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A Petition For Writ Of Mandamus Is Not The Proper Remedy For Requesting Review Of Discovery Orders

In Ex parte Farley, — So.3d —-, 2019 WL 2558824 (Ala. Civ. App. June 21, 2019), the Employee, Randy Farley (“Farley”) filed suit for workers’ compensation benefits against his Employer, Transport America, Inc. (“Transport America”) in Etowah County, Alabama.  As part of its discovery requests, Transport America asked that Farley execute releases for obtaining certain records, including his Social Security disability records, tax records from the Alabama Department of Internal Revenue and records from Alabama Department of Labor.  Farley refused, arguing that the Alabama Rules of Civil Procedure did not require execution of releases and that such a requirement would result in an overly broad release of information. 

On February 26, 2019, the trial court entered an Order stating that since Farley was alleging a vocational loss, Transport America was entitled to obtain records by executed release and ordering Farley to sign said releases.  Farley filed a Motion to Reconsider on March 1, 2019 and the trial court denied Farley’s Motion. 

On March 25, 2019, Farley filed his petition for writ of mandamus from the February 26, 2019 order, and Transport America responded to the petition, in part, on the basis that the matter was not appropriate for review by writ of mandamus.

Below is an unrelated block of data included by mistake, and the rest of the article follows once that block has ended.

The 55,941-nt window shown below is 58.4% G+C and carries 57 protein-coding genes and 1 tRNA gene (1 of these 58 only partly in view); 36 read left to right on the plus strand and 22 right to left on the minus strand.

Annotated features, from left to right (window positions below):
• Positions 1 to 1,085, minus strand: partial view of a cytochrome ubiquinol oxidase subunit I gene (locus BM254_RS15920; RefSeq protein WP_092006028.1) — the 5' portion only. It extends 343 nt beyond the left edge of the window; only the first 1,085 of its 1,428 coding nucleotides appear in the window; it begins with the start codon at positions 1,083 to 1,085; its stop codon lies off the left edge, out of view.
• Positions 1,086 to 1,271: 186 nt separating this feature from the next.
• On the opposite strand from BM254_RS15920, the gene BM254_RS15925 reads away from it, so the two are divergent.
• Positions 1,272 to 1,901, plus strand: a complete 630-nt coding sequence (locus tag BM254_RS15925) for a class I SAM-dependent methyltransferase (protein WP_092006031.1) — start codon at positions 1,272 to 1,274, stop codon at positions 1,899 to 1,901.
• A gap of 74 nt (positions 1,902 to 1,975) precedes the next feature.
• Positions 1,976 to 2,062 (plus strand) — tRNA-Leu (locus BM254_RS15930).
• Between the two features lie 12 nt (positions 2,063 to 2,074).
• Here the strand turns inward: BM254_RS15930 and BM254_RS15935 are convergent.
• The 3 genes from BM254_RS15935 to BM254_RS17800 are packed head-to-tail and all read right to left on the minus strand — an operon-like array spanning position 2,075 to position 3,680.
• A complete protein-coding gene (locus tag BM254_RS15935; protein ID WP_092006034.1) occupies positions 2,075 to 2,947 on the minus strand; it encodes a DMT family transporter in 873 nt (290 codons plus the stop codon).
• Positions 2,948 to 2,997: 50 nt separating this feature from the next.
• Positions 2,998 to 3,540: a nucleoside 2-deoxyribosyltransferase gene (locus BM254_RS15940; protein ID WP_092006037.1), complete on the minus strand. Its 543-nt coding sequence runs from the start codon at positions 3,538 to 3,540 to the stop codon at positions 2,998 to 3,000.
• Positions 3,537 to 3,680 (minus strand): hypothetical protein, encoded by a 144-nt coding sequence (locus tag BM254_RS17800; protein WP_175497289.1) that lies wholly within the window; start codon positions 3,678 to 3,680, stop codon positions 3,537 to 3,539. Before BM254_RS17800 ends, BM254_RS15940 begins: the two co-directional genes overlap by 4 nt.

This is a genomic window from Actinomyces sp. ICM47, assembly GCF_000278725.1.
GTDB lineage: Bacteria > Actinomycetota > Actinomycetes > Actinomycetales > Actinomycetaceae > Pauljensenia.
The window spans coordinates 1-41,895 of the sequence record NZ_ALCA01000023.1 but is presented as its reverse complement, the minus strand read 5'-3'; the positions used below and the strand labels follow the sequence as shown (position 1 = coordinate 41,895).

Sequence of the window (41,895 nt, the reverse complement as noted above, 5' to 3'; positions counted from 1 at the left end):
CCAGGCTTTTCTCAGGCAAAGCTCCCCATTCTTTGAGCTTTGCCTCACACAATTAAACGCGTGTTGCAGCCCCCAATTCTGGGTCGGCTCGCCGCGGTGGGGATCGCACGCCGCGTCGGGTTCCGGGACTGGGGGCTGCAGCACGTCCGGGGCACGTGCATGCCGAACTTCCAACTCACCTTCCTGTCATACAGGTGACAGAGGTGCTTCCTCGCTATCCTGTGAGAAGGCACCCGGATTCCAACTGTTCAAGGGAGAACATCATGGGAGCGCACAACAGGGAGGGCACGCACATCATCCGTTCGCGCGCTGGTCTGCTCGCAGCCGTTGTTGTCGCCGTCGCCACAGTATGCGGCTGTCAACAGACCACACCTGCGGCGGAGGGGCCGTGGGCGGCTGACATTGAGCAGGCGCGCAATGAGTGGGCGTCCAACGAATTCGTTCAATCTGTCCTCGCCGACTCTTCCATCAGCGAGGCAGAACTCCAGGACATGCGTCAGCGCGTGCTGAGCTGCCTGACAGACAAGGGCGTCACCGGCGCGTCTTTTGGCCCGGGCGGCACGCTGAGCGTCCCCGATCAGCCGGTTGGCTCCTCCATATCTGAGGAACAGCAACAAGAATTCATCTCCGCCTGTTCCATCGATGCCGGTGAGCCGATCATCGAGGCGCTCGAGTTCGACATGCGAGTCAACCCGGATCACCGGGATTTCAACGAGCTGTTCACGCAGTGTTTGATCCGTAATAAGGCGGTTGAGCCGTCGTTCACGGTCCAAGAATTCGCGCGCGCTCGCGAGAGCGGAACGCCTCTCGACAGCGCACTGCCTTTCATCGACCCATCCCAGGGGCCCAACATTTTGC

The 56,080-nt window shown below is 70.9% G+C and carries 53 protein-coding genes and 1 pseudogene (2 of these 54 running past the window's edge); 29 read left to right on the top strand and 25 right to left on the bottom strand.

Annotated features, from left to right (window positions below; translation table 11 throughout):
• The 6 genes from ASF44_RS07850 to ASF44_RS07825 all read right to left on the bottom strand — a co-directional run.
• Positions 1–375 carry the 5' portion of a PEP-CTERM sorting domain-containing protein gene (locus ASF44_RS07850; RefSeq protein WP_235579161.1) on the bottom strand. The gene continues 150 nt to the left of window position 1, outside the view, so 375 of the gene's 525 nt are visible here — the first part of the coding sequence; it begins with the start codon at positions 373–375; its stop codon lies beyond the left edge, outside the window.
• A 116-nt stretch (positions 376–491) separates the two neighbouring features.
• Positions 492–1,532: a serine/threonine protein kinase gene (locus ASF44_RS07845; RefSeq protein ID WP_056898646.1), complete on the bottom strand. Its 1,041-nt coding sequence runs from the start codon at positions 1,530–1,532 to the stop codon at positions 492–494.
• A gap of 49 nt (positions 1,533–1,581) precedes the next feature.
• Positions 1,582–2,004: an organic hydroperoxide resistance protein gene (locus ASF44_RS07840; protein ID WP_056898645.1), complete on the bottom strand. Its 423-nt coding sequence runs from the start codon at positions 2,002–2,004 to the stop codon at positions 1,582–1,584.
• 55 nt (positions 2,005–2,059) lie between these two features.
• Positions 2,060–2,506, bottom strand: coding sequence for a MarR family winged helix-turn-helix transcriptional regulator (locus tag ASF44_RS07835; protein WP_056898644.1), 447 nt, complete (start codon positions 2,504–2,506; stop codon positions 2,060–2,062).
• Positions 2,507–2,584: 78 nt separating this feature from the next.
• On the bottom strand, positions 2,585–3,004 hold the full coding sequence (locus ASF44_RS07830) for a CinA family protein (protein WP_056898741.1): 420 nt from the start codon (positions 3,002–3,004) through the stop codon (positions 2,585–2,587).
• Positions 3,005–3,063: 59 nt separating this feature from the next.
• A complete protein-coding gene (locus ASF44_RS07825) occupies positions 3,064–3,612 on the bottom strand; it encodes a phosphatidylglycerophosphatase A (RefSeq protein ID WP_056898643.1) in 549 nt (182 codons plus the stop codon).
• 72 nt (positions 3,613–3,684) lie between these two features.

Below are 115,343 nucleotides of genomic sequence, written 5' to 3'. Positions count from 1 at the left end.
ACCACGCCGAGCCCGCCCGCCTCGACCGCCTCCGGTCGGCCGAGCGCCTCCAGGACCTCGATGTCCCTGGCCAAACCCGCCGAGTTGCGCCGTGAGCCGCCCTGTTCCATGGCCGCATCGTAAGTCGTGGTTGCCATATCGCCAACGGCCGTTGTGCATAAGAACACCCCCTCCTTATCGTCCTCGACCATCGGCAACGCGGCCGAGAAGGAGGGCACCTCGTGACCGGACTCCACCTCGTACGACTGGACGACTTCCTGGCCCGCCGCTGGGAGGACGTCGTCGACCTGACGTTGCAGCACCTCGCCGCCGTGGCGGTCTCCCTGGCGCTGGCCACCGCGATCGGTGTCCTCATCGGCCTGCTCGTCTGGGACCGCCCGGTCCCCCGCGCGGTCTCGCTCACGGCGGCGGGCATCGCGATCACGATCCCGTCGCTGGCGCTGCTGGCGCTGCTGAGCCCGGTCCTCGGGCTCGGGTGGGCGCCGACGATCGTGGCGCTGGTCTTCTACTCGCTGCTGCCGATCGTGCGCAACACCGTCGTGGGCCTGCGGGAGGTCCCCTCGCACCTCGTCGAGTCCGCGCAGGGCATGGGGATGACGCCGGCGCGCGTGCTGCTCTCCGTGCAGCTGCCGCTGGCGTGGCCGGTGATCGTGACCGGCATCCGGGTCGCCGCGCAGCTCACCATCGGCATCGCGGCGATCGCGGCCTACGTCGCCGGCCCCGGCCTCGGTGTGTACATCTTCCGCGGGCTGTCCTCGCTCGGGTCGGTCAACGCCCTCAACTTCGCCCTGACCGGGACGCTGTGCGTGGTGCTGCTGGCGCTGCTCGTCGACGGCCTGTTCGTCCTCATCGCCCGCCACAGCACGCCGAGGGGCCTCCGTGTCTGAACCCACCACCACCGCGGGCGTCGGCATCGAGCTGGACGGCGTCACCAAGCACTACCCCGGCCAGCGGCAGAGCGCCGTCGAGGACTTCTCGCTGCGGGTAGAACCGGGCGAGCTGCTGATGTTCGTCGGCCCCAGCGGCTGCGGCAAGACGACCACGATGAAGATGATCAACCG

The appellate court agreed with Transport America, stating that its review of discovery orders by writ of mandamus would only be allowed in the following exceptional cases:  1) where there is a clear legal right to the order sought;  2) an imperative duty upon the respondent to perform, and refusal to do so;  3) lack of another adequate remedy; and 4) properly invoked jurisdiction of the court.” Ex parte Farley, quoting Ex parte Alfab, Inc., 586 So. 2d 889, 891 (Ala. 1991). 

The appellate court noted that the trial judge clearly determined that the signed releases would allow Transport America to obtain discoverable information relevant to the parties’ dispute and that Farley had not demonstrated that this dispute was so exceptional that appellate review by way of a petition for a writ of mandamus was necessary.  Farley did not demonstrate a “clear legal right” to the relief requested and accordingly, the appellate court denied his petition.